I want to present a simple framework for thinking about how change happens over time. Below is the “Competency Grid,” illustrating four phases to growth. The purpose of this tool is, first and foremost, to illustrate that transformation is a journey; it doesn’t happen instantaneously. Instead, it happens in four predictable stages.
Let me explain each quadrant, starting from the bottom left:
Unconscious Incompetence: This can be a place of ignorant bliss, where we are completely unaware of a weakness or shortcoming. (Although late in this stage we often start to feel a vague sense of dread, subconsciously aware that something is “off.”) This is the zone of blind spots and “what we don’t know we don’t know.” It is a mercy, really, that we can’t see everything that is lurking in this quadrant, because it would probably overwhelm us to the point of despair. Hence, why it is preferable for our foibles to be revealed gradually.
Conscious Incompetence: Shame is king in this quadrant. These are the places we most want to hide – definitely from others, and even from ourselves, if possible. When a blind spot is revealed, it is often deeply unsettling. What else can I not see? But, crucially, these are the places with the highest leverage for growth. The places where we are painfully, impossibly stuck are found here. So while we can tinker with the right side of the grid, real transformation must address this quadrant. A great tool for this quadrant is the Transformation Conversation, because sometimes all we can do is say “I’m stuck. I’m not where I want to be.” And that’s a start! Because vulnerably speaking out a place of brokenness is the first sign that we are ready (or moving toward “ready”) to work on it.
Conscious Competence: This quadrant is characterized by hard work, but also by the encouragement of finally seeing a little fruit. It takes a lot of conscious effort, but we are able to show up the way we want to, at least some of the time. Once we reach this quadrant, the success we see will usually provide enough momentum to propel us forward into the final phase. Transformation Conversations are a great tool for this quadrant as well, because they provide natural encouragement and accountability.
Unconscious Competence: This is the dream! When we’ve practiced something so many times that we start to do it without thinking about it, without meaning to. This is when doing finally becomes being. This is not superficial change that will come and go with our environment; rather, it represents a transformation of our core self, so we carry the change with us wherever we go.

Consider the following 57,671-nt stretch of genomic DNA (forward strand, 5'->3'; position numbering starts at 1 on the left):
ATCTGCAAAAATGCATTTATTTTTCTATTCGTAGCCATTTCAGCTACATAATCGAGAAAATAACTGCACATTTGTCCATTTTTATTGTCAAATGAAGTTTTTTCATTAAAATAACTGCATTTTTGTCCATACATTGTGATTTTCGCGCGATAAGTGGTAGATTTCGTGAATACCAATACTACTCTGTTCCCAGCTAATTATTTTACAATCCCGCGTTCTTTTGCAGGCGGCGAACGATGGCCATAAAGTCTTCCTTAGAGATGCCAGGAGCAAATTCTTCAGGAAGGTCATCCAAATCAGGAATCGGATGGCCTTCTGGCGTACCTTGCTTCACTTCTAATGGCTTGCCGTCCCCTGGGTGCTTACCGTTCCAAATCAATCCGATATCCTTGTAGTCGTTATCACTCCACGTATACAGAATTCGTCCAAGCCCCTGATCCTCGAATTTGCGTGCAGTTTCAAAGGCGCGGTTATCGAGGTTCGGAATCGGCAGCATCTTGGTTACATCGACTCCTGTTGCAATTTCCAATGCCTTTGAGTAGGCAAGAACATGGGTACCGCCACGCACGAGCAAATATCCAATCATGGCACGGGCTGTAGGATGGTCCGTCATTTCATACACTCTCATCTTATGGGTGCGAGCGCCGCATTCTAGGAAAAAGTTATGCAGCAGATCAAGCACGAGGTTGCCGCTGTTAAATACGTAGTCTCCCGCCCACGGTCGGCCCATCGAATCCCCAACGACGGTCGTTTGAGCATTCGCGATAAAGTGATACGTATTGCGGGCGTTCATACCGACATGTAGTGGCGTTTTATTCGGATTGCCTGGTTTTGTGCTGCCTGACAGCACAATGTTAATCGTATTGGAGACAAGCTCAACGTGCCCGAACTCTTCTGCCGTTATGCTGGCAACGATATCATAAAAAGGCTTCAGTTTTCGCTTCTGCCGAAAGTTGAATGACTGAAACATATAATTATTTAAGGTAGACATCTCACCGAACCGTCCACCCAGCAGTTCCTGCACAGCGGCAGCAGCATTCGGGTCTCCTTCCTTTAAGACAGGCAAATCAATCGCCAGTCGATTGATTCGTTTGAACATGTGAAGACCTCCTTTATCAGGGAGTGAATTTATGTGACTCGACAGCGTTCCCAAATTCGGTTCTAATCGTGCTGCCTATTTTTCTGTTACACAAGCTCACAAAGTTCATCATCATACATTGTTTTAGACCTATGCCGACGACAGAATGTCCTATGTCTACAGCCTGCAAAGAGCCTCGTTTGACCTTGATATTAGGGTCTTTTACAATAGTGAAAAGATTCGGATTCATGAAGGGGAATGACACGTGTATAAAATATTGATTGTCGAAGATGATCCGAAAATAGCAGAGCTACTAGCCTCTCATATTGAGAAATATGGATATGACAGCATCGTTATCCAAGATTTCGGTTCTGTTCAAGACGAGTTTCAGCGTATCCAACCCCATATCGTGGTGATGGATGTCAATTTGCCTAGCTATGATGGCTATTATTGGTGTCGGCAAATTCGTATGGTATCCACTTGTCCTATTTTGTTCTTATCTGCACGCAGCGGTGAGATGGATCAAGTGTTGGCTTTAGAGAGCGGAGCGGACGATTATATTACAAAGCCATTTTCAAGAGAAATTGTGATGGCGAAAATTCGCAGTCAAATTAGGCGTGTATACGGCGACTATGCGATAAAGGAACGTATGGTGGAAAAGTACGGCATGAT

The temptation, when we are confronted with something on the left side of the grid, is to get really busy working on things on the right side. The right side is safe, because it reinforces our sense of competence. But as I said, real transformation will not happen apart from leaning into our areas of incompetence.
Real transformation will not happen apart from leaning into our areas of incompetence.
Playing guitar (unconscious competence) – In middle school, my older sister started teaching me a few chords on the guitar. At first it was tough on my fingers, but as I practiced over time, it got a little easier. I didn’t have to wrack my brain to remember the finger configuration for a G or a C or an Em. The transitions between chords were a little rough, but if I concentrated hard I could get it right. As the years went on and my practicing continued, my fingers calloused over and it didn’t hurt as badly. I can now play most chords with unconscious competence – my mind can wander or my eyes can be closed, but my fingers can produce the chords by muscle memory. I certainly don’t play at anything approaching a professional level, but I can do most of what I want to do without thinking about it.
Meal planning (conscious competence) – This is an area where I hung out in “conscious incompetence” for a long time. But instead of letting it lead to shame, I leaned into it. I had Transformation Conversations all the time: “I want to be the kind of person who cooks dinner at home at least 3-4 times a week. Right now I’m doing well to cook one meal a week.” I just spoke it out, again and again, and let myself be where I was. And then, at some point, something broke open for me, and I figured out that cooking wasn’t my problem – I genuinely enjoy cooking! Planning ahead was my problem. For some reason, my brain does not want to do the work of thinking through all the meals for the week and creating a grocery list. I do it now (conscious competence), but it is a painfully slow process. I have literally spent 3 hours at a time staring at cookbooks coming up with a plan. But you know what? At the end I have a plan! And I know that, in time, I’ll figure out what works for me and it will come more naturally.